“We don’t have five years to get rid of lead [ammunition]”, says Waitrose spokesperson

Last year Waitrose became the first (and only?) supermarket to ban the sale of gamebirds that have been shot with toxic lead ammunition (see here).

It was a bold move but one that was welcomed across the conservation sector.

Meanwhile, after years of consistently defending the use of toxic lead ammunition (e.g. here’s a classic example from one of the industry’s ‘figureheads’ (ahem) claiming that concerns were “nonsense”), in February this year a suite of shooting organisations announced that they wanted to promote a voluntary ban on the use of toxic lead ammunition and see an end to its use within five years. They had clearly seen the writing on the wall and decided to jump before they were pushed, although according to a statement from the Wildfowl & Wetland Trust (WWT), a group that’s been at the forefront of campaigning against lead ammunition for a very long time,

While the transition to lead-free ammunition is a positive move forward, conservationists stress that previous voluntary bans have been unsuccessful and without policy change at government level, there will still be risks to human health, wildlife and the market for game birds. A full restriction will contribute to the further removal of poisonous lead from our environment‘.

And not every shooting organisation was in support of even a voluntary ban. Those doyens of scientific research, the Scottish Gamekeepers Association, refused to sign up with the other shooting organisations because, they claimed, the impacts of lead “must be better studied” (see here). The irony of that statement wasn’t lost on any of us.

And just to confuse matters further, just last month the UK shooting industry as a whole stated it was to fight a new forthcoming EU regulation restricting the use of toxic lead ammunition on wetlands (see here).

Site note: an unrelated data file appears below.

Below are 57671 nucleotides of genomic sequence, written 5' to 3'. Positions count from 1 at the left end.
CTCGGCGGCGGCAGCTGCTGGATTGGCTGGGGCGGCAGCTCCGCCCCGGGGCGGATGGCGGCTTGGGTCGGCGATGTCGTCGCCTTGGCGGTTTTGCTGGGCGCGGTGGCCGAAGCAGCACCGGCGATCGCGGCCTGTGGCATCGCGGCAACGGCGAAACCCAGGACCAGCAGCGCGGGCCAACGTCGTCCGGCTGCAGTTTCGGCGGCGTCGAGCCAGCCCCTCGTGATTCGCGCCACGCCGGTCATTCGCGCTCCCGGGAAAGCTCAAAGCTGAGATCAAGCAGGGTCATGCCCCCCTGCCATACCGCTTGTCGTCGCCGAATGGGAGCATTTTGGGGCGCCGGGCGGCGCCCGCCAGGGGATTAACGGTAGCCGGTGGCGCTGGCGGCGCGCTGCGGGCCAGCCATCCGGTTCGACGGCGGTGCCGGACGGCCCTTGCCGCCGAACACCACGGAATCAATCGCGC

It’s with some interest then that  John Gregson, senior manager of agri-food communications at Waitrose, gave a very strong presentation at the GWCT’s recent Game 2020 Conference on the company’s stance on lead shot.

This video is well worth watching. Aside from positioning himself as a former editor of the Shooting Times, and switching between talking about himself as a member of the shooting industry and as a Waitrose spokesperson, presumably to allay any fears amongst his audience that he might be perceived/smeared/dismissed as being ‘anti-shooting’, Gregson gives a compelling argument about why the shooting industry MUST drop the use of toxic lead ammunition ASAP – he argues that “we don’t have five years to get rid of lead“.

It was also good to hear him speak well of several scientists (namely Drs Debbie Pain and Rhys Green) who have worked for decades to demonstrate the no-brainer notion that toxic lead ammunition has to go.

Will the shooting industry listen?

Here’s the 25 minute video:

14 thoughts on ““We don’t have five years to get rid of lead [ammunition]”, says Waitrose spokesperson”

  1. “By the 2020-21 shooting season, all Waitrose’s game will be “brought to bag” without the use of lead ammunition.” Is the quote from the Guardian article that you reference. But, all the game products on sale in Waitrose today have warning labels saying that they may contain lead! You might want to quiz them on this!